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The group behind the misleading, confusing, and racially charged robo-call which caused investigative intrigue Monday was revealed today as Women's Voices, Women's Votes (WVWV), an ostensibly progressive and non-partisan electoral engagement organization with ties to the Clinton campaign.

A report by the Institute for Southern Studies unveiled the connection after Democracy NC issued a complaint to the State Board about the robo-calls earlier this week. 

Officially, Women's Voices Women's Votes' stated mission is to engage more "unmarried women" in the election process, and it claims to be leading a 3 million person nationwide registration effort.  However, the sincerity of this mission has been called into question with the revelation that Women's Voices was behind the misleading and confusing robo-calls placed to thousands of North Carolina residences late last week.  The calls provided vague information that caused many registered voters to question whether they were registered to vote.  It was also revealed that the organization was behind similarly dubious "registration efforts" in Virginia, Ohio and other states.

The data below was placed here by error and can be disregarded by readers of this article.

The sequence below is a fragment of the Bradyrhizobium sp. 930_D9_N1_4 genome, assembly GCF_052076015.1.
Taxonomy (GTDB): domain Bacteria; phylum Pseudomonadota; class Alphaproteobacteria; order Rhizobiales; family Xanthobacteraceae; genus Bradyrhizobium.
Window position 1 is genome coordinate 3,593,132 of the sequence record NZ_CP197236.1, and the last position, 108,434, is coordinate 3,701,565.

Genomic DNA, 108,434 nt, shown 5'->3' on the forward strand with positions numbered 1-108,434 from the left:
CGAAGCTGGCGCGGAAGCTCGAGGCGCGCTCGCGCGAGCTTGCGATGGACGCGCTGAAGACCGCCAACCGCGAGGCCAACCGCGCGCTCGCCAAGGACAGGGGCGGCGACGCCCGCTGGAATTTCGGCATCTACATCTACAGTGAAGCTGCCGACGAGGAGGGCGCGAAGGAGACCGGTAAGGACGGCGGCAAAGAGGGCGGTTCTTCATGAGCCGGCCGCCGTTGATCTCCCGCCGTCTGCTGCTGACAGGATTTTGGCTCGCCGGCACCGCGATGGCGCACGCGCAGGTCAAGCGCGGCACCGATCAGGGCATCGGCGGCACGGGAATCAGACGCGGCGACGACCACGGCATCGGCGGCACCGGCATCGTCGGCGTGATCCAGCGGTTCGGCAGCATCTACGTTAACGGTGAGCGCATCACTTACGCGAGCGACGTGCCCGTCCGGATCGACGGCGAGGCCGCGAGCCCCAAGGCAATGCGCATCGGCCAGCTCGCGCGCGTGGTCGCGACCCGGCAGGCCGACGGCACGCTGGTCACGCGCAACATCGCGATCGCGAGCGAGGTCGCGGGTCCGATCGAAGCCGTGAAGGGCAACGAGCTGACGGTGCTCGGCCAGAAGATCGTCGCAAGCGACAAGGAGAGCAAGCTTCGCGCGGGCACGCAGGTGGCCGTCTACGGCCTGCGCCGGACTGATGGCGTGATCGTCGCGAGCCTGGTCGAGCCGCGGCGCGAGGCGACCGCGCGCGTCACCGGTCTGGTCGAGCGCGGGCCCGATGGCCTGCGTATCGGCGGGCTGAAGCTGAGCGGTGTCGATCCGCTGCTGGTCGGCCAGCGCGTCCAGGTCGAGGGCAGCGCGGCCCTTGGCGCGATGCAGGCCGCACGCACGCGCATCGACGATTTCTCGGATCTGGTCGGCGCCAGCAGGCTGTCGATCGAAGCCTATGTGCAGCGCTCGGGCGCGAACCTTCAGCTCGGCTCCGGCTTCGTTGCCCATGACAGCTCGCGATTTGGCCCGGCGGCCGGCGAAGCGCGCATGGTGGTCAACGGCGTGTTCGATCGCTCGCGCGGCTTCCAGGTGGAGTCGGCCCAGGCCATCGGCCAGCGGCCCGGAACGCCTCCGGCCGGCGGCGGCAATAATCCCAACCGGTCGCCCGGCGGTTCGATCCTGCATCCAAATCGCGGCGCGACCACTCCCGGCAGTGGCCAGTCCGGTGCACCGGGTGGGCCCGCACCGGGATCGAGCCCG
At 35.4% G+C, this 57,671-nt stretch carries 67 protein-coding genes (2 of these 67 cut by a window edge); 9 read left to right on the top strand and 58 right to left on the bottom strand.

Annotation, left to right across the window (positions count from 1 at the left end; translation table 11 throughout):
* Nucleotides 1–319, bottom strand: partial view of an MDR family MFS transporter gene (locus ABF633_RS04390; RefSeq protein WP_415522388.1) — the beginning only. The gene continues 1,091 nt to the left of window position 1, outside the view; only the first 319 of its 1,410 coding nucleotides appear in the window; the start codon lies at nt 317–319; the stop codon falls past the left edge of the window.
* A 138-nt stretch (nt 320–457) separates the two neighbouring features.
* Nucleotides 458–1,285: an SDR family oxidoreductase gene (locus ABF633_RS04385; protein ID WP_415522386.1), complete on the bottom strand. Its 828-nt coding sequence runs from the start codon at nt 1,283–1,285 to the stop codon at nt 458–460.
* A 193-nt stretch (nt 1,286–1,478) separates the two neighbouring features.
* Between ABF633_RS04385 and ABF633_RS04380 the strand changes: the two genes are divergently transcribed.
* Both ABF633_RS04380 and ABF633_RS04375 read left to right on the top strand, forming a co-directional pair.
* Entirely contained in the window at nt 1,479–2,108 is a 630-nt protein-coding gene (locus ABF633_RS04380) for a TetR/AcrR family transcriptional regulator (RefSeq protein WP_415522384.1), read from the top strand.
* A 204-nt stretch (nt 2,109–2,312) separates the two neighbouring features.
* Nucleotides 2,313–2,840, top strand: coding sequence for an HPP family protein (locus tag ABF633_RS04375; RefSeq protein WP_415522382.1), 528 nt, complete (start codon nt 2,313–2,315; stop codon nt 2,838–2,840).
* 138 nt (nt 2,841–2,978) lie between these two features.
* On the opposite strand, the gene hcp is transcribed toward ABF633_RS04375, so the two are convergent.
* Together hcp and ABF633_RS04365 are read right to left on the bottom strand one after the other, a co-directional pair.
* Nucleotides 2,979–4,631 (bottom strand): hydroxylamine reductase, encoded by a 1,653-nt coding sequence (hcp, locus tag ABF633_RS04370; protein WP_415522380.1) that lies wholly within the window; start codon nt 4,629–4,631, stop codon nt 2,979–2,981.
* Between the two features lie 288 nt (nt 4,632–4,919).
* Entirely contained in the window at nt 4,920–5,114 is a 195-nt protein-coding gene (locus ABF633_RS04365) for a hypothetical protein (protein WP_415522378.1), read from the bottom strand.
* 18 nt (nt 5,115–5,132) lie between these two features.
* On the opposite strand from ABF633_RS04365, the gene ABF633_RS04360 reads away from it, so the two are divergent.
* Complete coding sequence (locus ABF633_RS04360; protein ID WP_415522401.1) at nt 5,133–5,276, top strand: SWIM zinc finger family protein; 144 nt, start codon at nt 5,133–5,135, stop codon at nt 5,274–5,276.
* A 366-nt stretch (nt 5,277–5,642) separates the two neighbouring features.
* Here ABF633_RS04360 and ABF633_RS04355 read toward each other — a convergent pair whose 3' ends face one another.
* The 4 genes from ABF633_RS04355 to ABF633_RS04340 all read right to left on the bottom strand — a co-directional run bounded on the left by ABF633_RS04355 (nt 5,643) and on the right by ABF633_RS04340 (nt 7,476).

Both the North Carolina robo-call and the registration mailing planned for 276,000 North Carolina households come weeks after North Carolina's by-mail primary registration deadline, giving further cause to suspect it is not part of a legitimate voter registration effort.  Critics point out that the calls and mailings instead come just as North Carolinians are voting in mass in the state's primary, and has the potential to cause confusion for hundreds of thousands of voters.  Critics also point out that the message seems purposefully targeted at African-Americans and others who are already registered.

The Obama campaign has called the calls "extremely disturbing" and said they are similar to classic "voter suppression" techniques. 

Attorney General Roy Cooper has said the calls are illegal and has sent the group a strongly worded letter telling them to cease their calls

At the State Board's and Democracy NC's urging Women's Voices has apologized for "the confusion" and said they will try and intercept the mailing, but it is not yet known if this will be possible.